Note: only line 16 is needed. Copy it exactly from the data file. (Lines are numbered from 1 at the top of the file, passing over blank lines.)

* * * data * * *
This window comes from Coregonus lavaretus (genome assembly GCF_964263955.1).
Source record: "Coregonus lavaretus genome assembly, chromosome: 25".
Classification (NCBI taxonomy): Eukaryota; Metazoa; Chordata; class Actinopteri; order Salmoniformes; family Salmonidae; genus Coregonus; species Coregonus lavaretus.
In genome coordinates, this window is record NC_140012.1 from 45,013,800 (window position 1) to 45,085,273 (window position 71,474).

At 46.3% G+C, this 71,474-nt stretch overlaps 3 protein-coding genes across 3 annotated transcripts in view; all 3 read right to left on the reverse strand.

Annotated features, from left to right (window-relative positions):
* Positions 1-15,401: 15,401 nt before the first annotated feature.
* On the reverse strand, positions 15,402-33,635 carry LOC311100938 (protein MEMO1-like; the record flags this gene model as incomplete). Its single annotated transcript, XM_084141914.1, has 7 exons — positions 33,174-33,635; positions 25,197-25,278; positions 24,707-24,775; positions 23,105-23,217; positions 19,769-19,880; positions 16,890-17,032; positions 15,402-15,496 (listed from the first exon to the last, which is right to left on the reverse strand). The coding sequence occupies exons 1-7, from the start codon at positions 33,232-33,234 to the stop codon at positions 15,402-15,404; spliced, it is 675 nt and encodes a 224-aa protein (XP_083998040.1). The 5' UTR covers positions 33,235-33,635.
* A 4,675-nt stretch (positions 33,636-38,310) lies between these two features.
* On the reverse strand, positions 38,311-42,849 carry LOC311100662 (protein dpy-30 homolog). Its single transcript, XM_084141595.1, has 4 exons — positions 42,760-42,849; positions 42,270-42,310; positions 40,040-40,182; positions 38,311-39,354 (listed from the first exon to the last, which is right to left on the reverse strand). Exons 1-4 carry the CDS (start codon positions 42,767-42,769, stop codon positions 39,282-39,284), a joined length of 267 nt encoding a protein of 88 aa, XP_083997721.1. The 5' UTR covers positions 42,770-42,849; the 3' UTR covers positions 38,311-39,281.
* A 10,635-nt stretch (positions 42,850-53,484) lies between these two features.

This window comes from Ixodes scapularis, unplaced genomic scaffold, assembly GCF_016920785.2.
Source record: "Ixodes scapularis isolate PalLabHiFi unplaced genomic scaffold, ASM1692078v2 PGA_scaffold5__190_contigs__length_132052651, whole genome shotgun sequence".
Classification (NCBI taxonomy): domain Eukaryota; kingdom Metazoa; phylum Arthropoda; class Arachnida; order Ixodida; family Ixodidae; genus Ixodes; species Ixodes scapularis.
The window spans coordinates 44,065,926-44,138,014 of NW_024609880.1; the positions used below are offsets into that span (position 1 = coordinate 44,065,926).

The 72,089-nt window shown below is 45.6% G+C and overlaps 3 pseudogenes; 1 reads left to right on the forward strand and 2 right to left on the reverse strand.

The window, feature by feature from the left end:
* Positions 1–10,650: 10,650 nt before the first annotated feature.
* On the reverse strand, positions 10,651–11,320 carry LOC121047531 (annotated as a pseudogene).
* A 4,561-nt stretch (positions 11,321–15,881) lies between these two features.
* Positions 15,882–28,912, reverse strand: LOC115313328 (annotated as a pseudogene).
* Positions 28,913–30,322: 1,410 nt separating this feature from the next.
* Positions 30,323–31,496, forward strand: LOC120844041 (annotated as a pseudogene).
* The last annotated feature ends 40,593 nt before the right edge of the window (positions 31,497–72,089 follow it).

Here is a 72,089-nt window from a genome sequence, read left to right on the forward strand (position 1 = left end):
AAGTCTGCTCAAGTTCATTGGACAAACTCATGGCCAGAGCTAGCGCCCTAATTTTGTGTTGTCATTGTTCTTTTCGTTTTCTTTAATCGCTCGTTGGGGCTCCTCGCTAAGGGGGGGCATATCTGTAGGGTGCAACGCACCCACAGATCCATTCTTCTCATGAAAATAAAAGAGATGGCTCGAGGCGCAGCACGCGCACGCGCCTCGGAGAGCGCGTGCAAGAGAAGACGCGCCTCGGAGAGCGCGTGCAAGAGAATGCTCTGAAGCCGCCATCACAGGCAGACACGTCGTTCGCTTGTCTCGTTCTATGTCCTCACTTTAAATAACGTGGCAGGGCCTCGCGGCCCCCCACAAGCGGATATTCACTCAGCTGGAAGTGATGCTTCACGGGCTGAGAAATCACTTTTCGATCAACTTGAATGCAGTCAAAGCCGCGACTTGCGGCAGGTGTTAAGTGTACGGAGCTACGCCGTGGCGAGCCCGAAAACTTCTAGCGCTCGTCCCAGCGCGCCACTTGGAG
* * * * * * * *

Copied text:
The 72,089-nt window shown below is 45.6% G+C and overlaps 3 pseudogenes; 1 reads left to right on the forward strand and 2 right to left on the reverse strand.